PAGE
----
International concern is growing over the subversion of democracy in the Philippines by President Rodrigo Duterte, with the United Nations Commissioner for Human Rights expressing concerns over Duterte’s murderous “drug war” which has taken the lives of thousands of mostly poor Filipinos.
Iceland has introduced a resolution putting the Philippines on the Human Rights Council’s agenda in an attempt to stem the violence and ensure accountability. In addition, ASEAN Parliamentarians for Human Rights (APHR) has issued a 40-page report charging the president with leading an unprecedented crackdown on political opponents in the Congress. And in January, the Carnegie Endowment for Peace issued a blistering 13,000-word report charging Duterte, with having “run roughshod over human rights, its political opponents, and the country’s democratic institutions. His attacks on the press, particularly on the popular news website Rappler, have been equally virulent.
None of this has intimidated Duterte, who has scoffed at the Special Raporteur’s action, rejecting “unpardonable intrusions” into the country’s affairs. Nor has the criticism had any effect with the country’s voters, who in May delivered a resounding victory for congressional candidates backed by the president, giving him overwhelming control of the political machinery.
Nonetheless, the ASEAN parliamentarians’ report, issued earlier this week, accused Duterte of “using trumped-up criminal charges, threats and intimidation as well as a range of other tactics to subvert democracy.”
The report, “In the crosshairs of the Presidency”: Attacks on opposition lawmakers in the Philippines, purports to document how at least eight Philippine senators and representatives have faced politically motivated criminal charges since Duterte took office in 2016.
“The efforts by the Philippine government to harass, sideline and even imprison lawmakers are extremely troubling. These attempts to silence political opponents mark just one example of how democratic institutions are being eroded under President Duterte,” said Charles Santiago, the chairman of APHR and a Malaysian MP. The APHR is not an official organ of ASEAN, which practices a policy of strict non-intervention in its members’ affairs. It is rather human rights group of current and former parliamentarians, who seek to prevent discrimination, uphold political freedom, and promote democracy and human rights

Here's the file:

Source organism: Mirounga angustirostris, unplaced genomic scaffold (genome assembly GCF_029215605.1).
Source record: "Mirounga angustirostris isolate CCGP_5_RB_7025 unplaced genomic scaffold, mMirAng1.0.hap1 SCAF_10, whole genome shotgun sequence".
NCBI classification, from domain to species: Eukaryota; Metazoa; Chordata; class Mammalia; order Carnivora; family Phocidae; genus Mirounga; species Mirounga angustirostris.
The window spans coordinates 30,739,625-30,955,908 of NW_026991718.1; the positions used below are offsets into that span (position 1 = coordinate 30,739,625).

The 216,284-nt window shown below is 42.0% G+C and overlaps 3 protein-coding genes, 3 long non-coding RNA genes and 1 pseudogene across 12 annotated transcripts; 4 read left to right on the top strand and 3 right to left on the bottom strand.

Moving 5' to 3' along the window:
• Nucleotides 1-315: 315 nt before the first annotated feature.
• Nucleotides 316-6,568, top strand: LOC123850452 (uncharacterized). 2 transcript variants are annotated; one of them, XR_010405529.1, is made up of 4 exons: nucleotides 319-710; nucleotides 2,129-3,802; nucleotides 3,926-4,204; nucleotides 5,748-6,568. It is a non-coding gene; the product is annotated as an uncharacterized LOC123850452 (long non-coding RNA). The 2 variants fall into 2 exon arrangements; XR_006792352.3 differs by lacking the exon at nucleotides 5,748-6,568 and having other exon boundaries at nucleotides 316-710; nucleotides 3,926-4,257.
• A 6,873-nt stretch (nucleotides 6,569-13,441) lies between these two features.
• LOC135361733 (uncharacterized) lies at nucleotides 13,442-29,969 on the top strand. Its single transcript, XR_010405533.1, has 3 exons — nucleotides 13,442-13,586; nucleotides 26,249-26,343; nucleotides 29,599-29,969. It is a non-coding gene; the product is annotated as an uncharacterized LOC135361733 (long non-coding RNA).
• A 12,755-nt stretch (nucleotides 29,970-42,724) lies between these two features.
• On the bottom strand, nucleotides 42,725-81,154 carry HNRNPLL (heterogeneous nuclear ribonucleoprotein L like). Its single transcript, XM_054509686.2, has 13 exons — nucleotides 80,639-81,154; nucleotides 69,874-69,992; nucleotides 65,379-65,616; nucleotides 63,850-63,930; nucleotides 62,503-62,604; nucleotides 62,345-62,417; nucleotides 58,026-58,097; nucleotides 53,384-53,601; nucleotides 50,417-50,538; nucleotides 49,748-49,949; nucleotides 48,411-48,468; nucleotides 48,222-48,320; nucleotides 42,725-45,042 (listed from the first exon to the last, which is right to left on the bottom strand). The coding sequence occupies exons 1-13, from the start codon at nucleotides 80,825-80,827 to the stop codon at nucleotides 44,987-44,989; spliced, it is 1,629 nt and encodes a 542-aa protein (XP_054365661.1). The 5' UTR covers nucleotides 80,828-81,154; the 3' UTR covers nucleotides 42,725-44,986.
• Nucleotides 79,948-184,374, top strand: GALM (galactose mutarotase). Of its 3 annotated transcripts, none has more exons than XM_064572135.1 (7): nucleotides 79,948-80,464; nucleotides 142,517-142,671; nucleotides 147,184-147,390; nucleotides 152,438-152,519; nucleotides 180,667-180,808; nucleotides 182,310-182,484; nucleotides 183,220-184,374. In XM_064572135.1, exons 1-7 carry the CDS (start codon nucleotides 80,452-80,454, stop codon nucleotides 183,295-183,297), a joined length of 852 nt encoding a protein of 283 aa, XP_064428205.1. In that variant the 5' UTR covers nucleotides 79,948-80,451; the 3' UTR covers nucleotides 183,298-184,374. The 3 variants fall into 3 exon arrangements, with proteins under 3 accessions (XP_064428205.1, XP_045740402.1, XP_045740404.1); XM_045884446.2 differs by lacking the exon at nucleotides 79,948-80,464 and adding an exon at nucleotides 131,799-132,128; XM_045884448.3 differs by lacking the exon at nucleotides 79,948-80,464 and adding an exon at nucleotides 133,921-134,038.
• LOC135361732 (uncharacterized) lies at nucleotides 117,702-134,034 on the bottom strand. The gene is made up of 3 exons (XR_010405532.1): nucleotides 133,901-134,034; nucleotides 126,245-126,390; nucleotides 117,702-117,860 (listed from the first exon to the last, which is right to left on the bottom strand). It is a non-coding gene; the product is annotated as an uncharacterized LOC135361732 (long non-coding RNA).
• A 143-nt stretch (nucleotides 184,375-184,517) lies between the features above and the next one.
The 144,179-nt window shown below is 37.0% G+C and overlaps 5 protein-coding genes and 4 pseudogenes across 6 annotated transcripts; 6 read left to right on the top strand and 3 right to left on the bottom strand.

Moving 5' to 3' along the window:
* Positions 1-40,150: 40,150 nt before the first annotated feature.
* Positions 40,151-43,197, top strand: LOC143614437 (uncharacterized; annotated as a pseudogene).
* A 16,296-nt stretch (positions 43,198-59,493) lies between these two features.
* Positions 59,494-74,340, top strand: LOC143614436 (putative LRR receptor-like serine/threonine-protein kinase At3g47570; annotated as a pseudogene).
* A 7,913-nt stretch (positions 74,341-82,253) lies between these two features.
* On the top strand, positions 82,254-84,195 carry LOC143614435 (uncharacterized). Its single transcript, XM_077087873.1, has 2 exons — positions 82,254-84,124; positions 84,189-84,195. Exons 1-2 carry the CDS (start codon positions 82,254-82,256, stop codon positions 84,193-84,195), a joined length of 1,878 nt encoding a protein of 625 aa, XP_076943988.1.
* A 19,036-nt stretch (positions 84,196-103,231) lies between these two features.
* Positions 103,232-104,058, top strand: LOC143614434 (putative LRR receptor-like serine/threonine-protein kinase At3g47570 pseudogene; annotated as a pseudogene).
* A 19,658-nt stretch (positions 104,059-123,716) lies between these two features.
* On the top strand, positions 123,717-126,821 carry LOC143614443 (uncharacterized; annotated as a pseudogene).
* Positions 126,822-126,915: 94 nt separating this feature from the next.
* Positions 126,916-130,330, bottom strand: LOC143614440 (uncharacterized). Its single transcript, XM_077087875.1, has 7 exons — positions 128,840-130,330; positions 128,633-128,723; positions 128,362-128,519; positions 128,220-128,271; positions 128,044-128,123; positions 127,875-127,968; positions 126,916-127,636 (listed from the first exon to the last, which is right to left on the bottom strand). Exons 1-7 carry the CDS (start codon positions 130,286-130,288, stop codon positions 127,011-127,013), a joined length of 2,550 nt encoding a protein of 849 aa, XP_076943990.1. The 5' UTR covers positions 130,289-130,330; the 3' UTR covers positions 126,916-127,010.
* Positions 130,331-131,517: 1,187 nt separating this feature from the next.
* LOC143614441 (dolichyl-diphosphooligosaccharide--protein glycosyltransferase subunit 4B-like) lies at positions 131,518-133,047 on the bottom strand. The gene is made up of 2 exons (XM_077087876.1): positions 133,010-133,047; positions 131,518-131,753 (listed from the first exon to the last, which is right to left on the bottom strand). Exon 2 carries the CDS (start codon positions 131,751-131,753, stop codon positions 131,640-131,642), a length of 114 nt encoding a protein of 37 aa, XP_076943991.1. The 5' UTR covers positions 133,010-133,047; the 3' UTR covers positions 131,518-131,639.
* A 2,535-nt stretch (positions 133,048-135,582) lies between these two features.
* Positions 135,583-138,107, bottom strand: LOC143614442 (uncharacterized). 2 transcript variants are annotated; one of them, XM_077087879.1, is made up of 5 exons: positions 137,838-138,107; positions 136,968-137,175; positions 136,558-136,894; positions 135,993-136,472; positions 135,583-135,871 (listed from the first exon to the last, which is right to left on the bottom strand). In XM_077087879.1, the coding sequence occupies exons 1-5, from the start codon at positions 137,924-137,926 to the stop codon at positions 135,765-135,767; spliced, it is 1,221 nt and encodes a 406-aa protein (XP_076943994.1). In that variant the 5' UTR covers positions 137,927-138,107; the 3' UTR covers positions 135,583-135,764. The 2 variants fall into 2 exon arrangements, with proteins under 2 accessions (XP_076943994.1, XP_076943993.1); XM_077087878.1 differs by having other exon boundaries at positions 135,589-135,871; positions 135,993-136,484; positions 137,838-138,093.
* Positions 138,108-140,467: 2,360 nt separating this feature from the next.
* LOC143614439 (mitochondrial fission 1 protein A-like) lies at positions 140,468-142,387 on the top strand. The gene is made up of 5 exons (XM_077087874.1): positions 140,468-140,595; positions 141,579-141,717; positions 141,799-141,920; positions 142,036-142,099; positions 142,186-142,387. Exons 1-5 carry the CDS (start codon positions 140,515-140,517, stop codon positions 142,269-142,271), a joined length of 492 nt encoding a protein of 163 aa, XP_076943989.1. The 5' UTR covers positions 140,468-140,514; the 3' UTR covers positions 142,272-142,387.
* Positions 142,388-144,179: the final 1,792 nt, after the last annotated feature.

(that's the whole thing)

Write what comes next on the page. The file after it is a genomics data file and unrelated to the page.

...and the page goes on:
“The Philippines is in the midst of a serious human rights crisis and needs a strong and functioning opposition more than ever, but this is simply not possible in the current climate,” according to the report. “With the new Congress taking their seats in July, it is high time for the government to change course and ensure that all lawmakers can perform their duties without fear of reprisals.”
Lawmakers who have opposed Duterte’s key government policies, including an effort to bring back the death penalty have faced retribution through politicized criminal charges, the report states, including Senator Leila de Lima, who has been detained since February 2017 on what the report called fabricated “conspiracy to drug trafficking” charges after seeking to launch a Senate inquiry into Duterte’s war on drugs as mayor of Davao City before he rose to the presidency.
Another seven lawmakers are facing or have faced trumped-up charges, according to the report, including former Representatives Ariel Casilao and Antonio Tinio, who were charged with “child abuse” in October 2018 after leading a peaceful demonstration against martial law on the island of Mindanao, apparently because it was attended by indigenous youth. The move to charge the two was led by Duterte’s daughter, Sarah, who succeeded him as mayor in Davao.